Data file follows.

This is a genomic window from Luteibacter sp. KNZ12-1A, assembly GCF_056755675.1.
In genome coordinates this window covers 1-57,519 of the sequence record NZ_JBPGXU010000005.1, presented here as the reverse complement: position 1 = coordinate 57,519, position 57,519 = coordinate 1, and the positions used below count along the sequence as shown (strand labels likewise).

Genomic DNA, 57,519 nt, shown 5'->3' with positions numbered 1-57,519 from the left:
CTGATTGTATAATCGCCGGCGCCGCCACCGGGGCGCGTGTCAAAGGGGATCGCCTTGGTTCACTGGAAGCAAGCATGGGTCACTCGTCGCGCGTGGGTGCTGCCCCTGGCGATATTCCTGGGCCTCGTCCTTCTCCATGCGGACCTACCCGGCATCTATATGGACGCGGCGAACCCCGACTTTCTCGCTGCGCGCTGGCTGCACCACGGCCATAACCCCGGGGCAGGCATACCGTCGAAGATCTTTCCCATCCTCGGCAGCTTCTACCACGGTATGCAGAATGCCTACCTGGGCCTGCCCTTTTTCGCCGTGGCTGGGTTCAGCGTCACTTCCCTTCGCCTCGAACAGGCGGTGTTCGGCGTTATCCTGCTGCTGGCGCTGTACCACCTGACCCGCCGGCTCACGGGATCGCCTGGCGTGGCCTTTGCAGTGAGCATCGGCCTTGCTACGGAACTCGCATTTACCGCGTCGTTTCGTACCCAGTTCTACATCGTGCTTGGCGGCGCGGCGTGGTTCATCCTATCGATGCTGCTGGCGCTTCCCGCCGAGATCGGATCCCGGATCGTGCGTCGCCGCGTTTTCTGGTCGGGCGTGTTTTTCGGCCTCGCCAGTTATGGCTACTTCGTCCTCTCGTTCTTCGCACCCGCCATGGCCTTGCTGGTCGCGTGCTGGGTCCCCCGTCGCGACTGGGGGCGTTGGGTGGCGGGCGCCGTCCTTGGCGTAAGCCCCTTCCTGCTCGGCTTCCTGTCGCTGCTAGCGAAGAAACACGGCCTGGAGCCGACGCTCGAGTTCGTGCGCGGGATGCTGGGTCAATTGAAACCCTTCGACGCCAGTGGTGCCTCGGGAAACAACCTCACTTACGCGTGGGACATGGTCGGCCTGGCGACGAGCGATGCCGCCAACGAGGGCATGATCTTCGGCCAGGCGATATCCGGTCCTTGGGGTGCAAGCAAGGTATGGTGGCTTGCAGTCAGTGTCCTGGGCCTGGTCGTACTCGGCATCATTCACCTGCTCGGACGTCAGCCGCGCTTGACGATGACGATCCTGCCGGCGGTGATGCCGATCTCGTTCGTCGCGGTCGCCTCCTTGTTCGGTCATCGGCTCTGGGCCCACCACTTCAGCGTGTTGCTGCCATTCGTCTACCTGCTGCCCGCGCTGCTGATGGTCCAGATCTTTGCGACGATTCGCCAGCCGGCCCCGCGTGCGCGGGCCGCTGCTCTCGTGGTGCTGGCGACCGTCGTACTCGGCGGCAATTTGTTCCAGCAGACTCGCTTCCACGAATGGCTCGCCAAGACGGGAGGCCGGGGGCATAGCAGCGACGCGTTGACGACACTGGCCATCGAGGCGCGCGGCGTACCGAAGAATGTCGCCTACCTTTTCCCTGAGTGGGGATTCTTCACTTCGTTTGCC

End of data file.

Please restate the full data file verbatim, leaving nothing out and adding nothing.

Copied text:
This is a genomic window from Luteibacter sp. KNZ12-1A, assembly GCF_056755675.1.
In genome coordinates this window covers 1-57,519 of the sequence record NZ_JBPGXU010000005.1, presented here as the reverse complement: position 1 = coordinate 57,519, position 57,519 = coordinate 1, and the positions used below count along the sequence as shown (strand labels likewise).

Genomic DNA, 57,519 nt, shown 5'->3' with positions numbered 1-57,519 from the left:
CTGATTGTATAATCGCCGGCGCCGCCACCGGGGCGCGTGTCAAAGGGGATCGCCTTGGTTCACTGGAAGCAAGCATGGGTCACTCGTCGCGCGTGGGTGCTGCCCCTGGCGATATTCCTGGGCCTCGTCCTTCTCCATGCGGACCTACCCGGCATCTATATGGACGCGGCGAACCCCGACTTTCTCGCTGCGCGCTGGCTGCACCACGGCCATAACCCCGGGGCAGGCATACCGTCGAAGATCTTTCCCATCCTCGGCAGCTTCTACCACGGTATGCAGAATGCCTACCTGGGCCTGCCCTTTTTCGCCGTGGCTGGGTTCAGCGTCACTTCCCTTCGCCTCGAACAGGCGGTGTTCGGCGTTATCCTGCTGCTGGCGCTGTACCACCTGACCCGCCGGCTCACGGGATCGCCTGGCGTGGCCTTTGCAGTGAGCATCGGCCTTGCTACGGAACTCGCATTTACCGCGTCGTTTCGTACCCAGTTCTACATCGTGCTTGGCGGCGCGGCGTGGTTCATCCTATCGATGCTGCTGGCGCTTCCCGCCGAGATCGGATCCCGGATCGTGCGTCGCCGCGTTTTCTGGTCGGGCGTGTTTTTCGGCCTCGCCAGTTATGGCTACTTCGTCCTCTCGTTCTTCGCACCCGCCATGGCCTTGCTGGTCGCGTGCTGGGTCCCCCGTCGCGACTGGGGGCGTTGGGTGGCGGGCGCCGTCCTTGGCGTAAGCCCCTTCCTGCTCGGCTTCCTGTCGCTGCTAGCGAAGAAACACGGCCTGGAGCCGACGCTCGAGTTCGTGCGCGGGATGCTGGGTCAATTGAAACCCTTCGACGCCAGTGGTGCCTCGGGAAACAACCTCACTTACGCGTGGGACATGGTCGGCCTGGCGACGAGCGATGCCGCCAACGAGGGCATGATCTTCGGCCAGGCGATATCCGGTCCTTGGGGTGCAAGCAAGGTATGGTGGCTTGCAGTCAGTGTCCTGGGCCTGGTCGTACTCGGCATCATTCACCTGCTCGGACGTCAGCCGCGCTTGACGATGACGATCCTGCCGGCGGTGATGCCGATCTCGTTCGTCGCGGTCGCCTCCTTGTTCGGTCATCGGCTCTGGGCCCACCACTTCAGCGTGTTGCTGCCATTCGTCTACCTGCTGCCCGCGCTGCTGATGGTCCAGATCTTTGCGACGATTCGCCAGCCGGCCCCGCGTGCGCGGGCCGCTGCTCTCGTGGTGCTGGCGACCGTCGTACTCGGCGGCAATTTGTTCCAGCAGACTCGCTTCCACGAATGGCTCGCCAAGACGGGAGGCCGGGGGCATAGCAGCGACGCGTTGACGACACTGGCCATCGAGGCGCGCGGCGTACCGAAGAATGTCGCCTACCTTTTCCCTGAGTGGGGATTCTTCACTTCGTTTGCC